Logo Utrecht University

Docentencommunity T@UU


Working in small groups in class vs. working in breakout groups: differences I didn’t realize were there…

In classrooms with 20 to 30 students, it’s easy to create interaction by having discussions in small groups of four to five people. I thought it would be easy to recreate this with breakout groups (operationalized as channels in Teams) but I didn’t realize a few things that – in retrospect – are kind of obvious. Here’s my list and if you read through to the end, you’ll find my (trial-and-error-based) tips:

  • Students in classrooms sit next to the students they like and are happy to cooperate with. Students appearing next to each other on the screen in Teams needn’t share such a connection at all.
  • Groups of students working in channels are in different rooms ? and…
    • Switching between the general and the group level is not straightforward. Here’s two situations where I used to count on an easy switch:
      • I like telling students ‘work on this problem’ and then keep a bird’s eye view on all the groups to determine the optimal moment to move back from the group to the general level. I found out that this strategy has no easy implementation with breakout groups.
      • I like experimenting and I sometimes formulate an assignment that is not completely self-explanatory. Based on the first reactions of the different groups I can then quickly find out where potential problems lie, raise my voice and come to a better formulation that all groups immediately take over. Again, I found out that this strategy is difficult to implement with breakout groups.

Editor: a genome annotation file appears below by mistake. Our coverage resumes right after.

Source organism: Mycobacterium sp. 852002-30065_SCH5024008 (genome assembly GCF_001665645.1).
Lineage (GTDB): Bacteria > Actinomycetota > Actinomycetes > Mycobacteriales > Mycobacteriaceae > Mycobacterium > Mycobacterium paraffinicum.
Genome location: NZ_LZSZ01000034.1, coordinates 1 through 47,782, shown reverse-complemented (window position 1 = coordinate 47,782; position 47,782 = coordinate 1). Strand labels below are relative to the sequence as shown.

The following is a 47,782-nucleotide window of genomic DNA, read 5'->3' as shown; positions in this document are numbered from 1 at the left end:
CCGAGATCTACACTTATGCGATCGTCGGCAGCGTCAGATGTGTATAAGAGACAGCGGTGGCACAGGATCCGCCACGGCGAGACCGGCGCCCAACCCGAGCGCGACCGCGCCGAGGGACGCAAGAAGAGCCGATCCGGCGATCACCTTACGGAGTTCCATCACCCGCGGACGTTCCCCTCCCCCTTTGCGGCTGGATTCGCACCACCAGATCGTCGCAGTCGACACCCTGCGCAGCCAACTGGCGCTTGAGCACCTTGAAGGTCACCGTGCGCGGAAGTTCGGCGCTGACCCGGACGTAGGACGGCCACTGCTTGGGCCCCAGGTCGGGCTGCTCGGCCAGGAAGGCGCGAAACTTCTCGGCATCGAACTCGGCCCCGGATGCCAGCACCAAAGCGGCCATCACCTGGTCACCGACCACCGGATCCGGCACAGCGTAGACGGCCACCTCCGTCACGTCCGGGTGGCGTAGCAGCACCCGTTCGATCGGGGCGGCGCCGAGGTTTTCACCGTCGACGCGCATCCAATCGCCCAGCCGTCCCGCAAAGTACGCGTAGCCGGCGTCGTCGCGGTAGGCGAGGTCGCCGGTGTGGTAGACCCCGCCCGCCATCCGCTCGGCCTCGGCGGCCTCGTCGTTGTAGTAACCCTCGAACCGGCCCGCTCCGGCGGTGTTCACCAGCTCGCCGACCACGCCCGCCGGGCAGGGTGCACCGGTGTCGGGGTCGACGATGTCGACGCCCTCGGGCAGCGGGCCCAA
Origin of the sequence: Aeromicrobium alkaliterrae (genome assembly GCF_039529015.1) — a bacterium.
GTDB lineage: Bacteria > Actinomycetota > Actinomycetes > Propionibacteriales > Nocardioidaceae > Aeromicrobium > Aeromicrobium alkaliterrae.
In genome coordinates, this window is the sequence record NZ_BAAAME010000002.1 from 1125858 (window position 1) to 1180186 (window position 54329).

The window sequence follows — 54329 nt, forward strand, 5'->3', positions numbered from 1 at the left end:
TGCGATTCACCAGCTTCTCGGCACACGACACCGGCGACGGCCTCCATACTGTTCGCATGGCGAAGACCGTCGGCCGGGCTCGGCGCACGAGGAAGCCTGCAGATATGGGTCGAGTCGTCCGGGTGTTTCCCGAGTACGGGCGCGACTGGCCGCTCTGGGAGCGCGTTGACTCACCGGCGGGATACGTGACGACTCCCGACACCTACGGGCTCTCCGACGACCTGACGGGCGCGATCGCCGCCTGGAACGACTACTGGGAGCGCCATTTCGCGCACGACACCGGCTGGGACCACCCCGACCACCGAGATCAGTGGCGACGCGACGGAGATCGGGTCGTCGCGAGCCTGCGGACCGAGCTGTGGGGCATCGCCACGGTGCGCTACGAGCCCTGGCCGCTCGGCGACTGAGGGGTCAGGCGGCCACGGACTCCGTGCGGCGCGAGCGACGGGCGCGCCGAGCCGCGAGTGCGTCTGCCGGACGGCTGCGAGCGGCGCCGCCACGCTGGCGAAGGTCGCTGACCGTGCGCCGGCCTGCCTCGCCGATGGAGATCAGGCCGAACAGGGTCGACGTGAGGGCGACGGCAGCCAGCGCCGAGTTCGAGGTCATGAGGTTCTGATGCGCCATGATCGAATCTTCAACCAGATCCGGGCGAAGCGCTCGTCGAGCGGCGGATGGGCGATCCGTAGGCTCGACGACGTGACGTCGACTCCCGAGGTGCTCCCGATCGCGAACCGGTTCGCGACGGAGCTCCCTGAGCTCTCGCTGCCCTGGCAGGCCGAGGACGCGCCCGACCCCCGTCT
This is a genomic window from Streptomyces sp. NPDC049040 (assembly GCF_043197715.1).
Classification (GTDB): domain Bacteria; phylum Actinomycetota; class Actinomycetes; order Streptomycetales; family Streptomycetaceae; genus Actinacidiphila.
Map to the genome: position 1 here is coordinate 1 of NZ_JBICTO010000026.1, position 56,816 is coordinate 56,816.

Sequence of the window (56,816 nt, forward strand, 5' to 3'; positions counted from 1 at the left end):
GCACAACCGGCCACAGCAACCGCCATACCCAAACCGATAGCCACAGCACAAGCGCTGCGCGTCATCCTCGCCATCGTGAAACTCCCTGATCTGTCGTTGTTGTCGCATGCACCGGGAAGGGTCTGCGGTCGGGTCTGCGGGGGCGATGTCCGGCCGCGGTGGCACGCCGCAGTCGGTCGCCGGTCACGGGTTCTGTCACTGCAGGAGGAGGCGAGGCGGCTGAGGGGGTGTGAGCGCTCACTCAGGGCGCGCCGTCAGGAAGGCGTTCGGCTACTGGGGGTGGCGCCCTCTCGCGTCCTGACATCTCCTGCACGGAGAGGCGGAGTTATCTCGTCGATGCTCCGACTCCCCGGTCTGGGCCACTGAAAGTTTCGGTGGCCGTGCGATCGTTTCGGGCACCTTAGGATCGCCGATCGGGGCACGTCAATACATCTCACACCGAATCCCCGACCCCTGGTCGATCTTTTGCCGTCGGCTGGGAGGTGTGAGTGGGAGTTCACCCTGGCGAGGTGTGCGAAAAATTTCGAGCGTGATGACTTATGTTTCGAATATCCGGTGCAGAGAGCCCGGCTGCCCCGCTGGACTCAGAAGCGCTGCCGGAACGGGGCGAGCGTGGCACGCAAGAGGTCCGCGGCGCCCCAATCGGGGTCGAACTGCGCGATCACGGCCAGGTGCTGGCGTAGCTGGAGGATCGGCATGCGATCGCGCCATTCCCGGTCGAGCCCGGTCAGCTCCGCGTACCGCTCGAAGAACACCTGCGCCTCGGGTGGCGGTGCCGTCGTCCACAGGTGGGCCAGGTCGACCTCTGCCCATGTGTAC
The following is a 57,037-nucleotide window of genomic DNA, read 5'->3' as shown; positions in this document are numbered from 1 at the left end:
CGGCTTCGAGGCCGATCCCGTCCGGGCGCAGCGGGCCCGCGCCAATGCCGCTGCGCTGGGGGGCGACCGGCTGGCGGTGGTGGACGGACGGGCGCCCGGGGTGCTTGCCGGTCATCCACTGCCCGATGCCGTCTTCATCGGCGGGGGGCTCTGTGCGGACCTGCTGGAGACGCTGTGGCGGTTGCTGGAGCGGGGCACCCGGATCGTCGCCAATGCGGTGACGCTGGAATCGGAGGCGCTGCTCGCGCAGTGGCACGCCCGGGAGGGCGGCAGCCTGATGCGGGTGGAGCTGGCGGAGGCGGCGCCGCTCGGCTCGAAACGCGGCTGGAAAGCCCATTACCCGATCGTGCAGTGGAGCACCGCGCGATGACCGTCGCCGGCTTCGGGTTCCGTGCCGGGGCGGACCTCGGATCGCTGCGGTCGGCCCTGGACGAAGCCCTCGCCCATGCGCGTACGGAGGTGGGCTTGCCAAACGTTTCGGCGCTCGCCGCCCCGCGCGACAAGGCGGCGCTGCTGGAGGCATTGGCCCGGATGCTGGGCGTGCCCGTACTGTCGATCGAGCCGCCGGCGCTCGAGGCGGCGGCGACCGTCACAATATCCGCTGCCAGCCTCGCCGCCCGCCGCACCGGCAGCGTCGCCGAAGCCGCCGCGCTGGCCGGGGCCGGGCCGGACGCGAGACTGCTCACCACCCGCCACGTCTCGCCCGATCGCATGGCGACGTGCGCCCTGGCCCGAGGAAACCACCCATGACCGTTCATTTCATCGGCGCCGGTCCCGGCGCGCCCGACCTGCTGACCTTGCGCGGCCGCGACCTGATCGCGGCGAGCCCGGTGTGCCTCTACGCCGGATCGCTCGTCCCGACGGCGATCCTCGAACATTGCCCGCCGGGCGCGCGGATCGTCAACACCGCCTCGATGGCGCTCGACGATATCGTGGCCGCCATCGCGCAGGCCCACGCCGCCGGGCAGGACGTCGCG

• Monitoring the different groups becomes harder and it’s also harder for them to monitor you. Here’s two situations that work out naturally in class but not in channels:
      • In a classroom, I can easily use the gestures and intonation of the students to see which group needs help or is getting into a really exciting discussion that I can give an extra push to. With breakout groups I would first have to ‘break into’ the groups and ask them how things are going.
      • In a classroom, students can see when you’re busy but they can still indicate they’re in need of help and you can quickly signal them they’re next in line. Despite the merits of the chat function in Teams, there’s no easy split-second alternative to the relevant gestures when you’re working with breakout groups.

These differences are important and I learned about them by going wrong or going completely crazy when being summoned (repeatedly) by one group while still working with another group… The message I want to convey is not that we shouldn’t do breakout groups. Quite the contrary… We however should be aware of the differences so that we can take them into account. Here are my (trial-and-error-based) tips:

  • Think carefully about the group division and get students involved in coming up with a good rationale (see also the tips here);
  • Prepare assignments meticulously (recycle things that worked before ?) and set a time frame;
  • Schedule visits to the different groups so that they know in advance when you’re dropping by to help them out. Also make sure they know when you have to hop to the next group.

And one more thing… where it used to be enough to have assignments presented on slides in class, we should think about preparing a separate file that students can ‘take’ to their breakout group.

Bert Le Bruyn
31 August 2020

If you want to comment, please login on the left side of the page with your UU account..